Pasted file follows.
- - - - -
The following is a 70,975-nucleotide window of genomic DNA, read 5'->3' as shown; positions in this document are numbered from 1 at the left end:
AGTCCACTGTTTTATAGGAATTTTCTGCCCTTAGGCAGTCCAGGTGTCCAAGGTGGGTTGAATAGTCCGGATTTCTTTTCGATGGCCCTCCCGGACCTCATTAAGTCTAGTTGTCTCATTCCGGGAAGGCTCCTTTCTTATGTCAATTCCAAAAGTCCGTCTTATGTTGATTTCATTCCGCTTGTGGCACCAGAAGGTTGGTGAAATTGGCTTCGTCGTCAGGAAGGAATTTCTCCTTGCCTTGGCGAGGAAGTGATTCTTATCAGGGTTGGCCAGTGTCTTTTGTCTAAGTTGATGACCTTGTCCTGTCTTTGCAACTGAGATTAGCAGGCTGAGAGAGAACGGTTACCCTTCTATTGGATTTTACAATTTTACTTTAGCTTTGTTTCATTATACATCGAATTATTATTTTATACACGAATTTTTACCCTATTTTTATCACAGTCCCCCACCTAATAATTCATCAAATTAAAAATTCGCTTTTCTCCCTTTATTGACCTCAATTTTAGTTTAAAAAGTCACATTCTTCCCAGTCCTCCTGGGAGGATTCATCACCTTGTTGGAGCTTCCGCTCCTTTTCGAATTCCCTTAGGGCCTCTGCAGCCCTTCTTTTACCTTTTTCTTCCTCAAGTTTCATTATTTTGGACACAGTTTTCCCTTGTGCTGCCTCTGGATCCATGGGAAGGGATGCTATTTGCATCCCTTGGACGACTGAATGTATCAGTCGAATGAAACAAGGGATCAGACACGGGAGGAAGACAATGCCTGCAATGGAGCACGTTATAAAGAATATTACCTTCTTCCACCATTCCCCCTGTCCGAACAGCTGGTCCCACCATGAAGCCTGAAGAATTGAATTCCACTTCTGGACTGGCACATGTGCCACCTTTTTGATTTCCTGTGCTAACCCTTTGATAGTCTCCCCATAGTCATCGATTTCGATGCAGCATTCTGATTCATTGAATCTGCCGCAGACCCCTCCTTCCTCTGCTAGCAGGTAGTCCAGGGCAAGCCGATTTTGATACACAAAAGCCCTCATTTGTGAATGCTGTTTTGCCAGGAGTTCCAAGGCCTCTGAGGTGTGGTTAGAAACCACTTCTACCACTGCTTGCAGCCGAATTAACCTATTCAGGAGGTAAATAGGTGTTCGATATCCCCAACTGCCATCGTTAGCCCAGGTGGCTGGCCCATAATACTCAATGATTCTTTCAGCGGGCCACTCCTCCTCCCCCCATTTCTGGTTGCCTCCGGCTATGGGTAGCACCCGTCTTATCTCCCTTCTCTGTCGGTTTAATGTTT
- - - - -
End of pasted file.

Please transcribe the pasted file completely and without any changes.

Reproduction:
The following is a 70,975-nucleotide window of genomic DNA, read 5'->3' as shown; positions in this document are numbered from 1 at the left end:
AGTCCACTGTTTTATAGGAATTTTCTGCCCTTAGGCAGTCCAGGTGTCCAAGGTGGGTTGAATAGTCCGGATTTCTTTTCGATGGCCCTCCCGGACCTCATTAAGTCTAGTTGTCTCATTCCGGGAAGGCTCCTTTCTTATGTCAATTCCAAAAGTCCGTCTTATGTTGATTTCATTCCGCTTGTGGCACCAGAAGGTTGGTGAAATTGGCTTCGTCGTCAGGAAGGAATTTCTCCTTGCCTTGGCGAGGAAGTGATTCTTATCAGGGTTGGCCAGTGTCTTTTGTCTAAGTTGATGACCTTGTCCTGTCTTTGCAACTGAGATTAGCAGGCTGAGAGAGAACGGTTACCCTTCTATTGGATTTTACAATTTTACTTTAGCTTTGTTTCATTATACATCGAATTATTATTTTATACACGAATTTTTACCCTATTTTTATCACAGTCCCCCACCTAATAATTCATCAAATTAAAAATTCGCTTTTCTCCCTTTATTGACCTCAATTTTAGTTTAAAAAGTCACATTCTTCCCAGTCCTCCTGGGAGGATTCATCACCTTGTTGGAGCTTCCGCTCCTTTTCGAATTCCCTTAGGGCCTCTGCAGCCCTTCTTTTACCTTTTTCTTCCTCAAGTTTCATTATTTTGGACACAGTTTTCCCTTGTGCTGCCTCTGGATCCATGGGAAGGGATGCTATTTGCATCCCTTGGACGACTGAATGTATCAGTCGAATGAAACAAGGGATCAGACACGGGAGGAAGACAATGCCTGCAATGGAGCACGTTATAAAGAATATTACCTTCTTCCACCATTCCCCCTGTCCGAACAGCTGGTCCCACCATGAAGCCTGAAGAATTGAATTCCACTTCTGGACTGGCACATGTGCCACCTTTTTGATTTCCTGTGCTAACCCTTTGATAGTCTCCCCATAGTCATCGATTTCGATGCAGCATTCTGATTCATTGAATCTGCCGCAGACCCCTCCTTCCTCTGCTAGCAGGTAGTCCAGGGCAAGCCGATTTTGATACACAAAAGCCCTCATTTGTGAATGCTGTTTTGCCAGGAGTTCCAAGGCCTCTGAGGTGTGGTTAGAAACCACTTCTACCACTGCTTGCAGCCGAATTAACCTATTCAGGAGGTAAATAGGTGTTCGATATCCCCAACTGCCATCGTTAGCCCAGGTGGCTGGCCCATAATACTCAATGATTCTTTCAGCGGGCCACTCCTCCTCCCCCCATTTCTGGTTGCCTCCGGCTATGGGTAGCACCCGTCTTATCTCCCTTCTCTGTCGGTTTAATGTTT